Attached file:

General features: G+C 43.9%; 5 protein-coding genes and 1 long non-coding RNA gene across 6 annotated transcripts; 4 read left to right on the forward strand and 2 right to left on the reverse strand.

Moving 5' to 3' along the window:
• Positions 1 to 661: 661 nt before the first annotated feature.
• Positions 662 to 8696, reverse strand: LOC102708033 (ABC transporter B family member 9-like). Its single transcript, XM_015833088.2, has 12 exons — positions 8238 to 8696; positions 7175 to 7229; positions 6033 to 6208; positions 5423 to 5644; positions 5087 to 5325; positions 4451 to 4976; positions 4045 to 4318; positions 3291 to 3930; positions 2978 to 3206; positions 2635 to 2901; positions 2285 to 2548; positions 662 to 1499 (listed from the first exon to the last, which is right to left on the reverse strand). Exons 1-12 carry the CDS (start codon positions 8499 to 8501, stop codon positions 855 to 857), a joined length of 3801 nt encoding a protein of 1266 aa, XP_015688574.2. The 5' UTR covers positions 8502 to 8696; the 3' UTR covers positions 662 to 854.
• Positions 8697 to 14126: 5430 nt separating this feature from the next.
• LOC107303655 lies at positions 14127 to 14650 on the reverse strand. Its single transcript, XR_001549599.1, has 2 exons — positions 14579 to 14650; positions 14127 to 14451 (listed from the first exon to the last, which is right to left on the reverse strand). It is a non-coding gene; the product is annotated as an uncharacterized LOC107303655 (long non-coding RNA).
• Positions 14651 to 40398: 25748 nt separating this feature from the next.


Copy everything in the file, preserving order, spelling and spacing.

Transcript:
General features: G+C 43.9%; 5 protein-coding genes and 1 long non-coding RNA gene across 6 annotated transcripts; 4 read left to right on the forward strand and 2 right to left on the reverse strand.

Moving 5' to 3' along the window:
• Positions 1 to 661: 661 nt before the first annotated feature.
• Positions 662 to 8696, reverse strand: LOC102708033 (ABC transporter B family member 9-like). Its single transcript, XM_015833088.2, has 12 exons — positions 8238 to 8696; positions 7175 to 7229; positions 6033 to 6208; positions 5423 to 5644; positions 5087 to 5325; positions 4451 to 4976; positions 4045 to 4318; positions 3291 to 3930; positions 2978 to 3206; positions 2635 to 2901; positions 2285 to 2548; positions 662 to 1499 (listed from the first exon to the last, which is right to left on the reverse strand). Exons 1-12 carry the CDS (start codon positions 8499 to 8501, stop codon positions 855 to 857), a joined length of 3801 nt encoding a protein of 1266 aa, XP_015688574.2. The 5' UTR covers positions 8502 to 8696; the 3' UTR covers positions 662 to 854.
• Positions 8697 to 14126: 5430 nt separating this feature from the next.
• LOC107303655 lies at positions 14127 to 14650 on the reverse strand. Its single transcript, XR_001549599.1, has 2 exons — positions 14579 to 14650; positions 14127 to 14451 (listed from the first exon to the last, which is right to left on the reverse strand). It is a non-coding gene; the product is annotated as an uncharacterized LOC107303655 (long non-coding RNA).
• Positions 14651 to 40398: 25748 nt separating this feature from the next.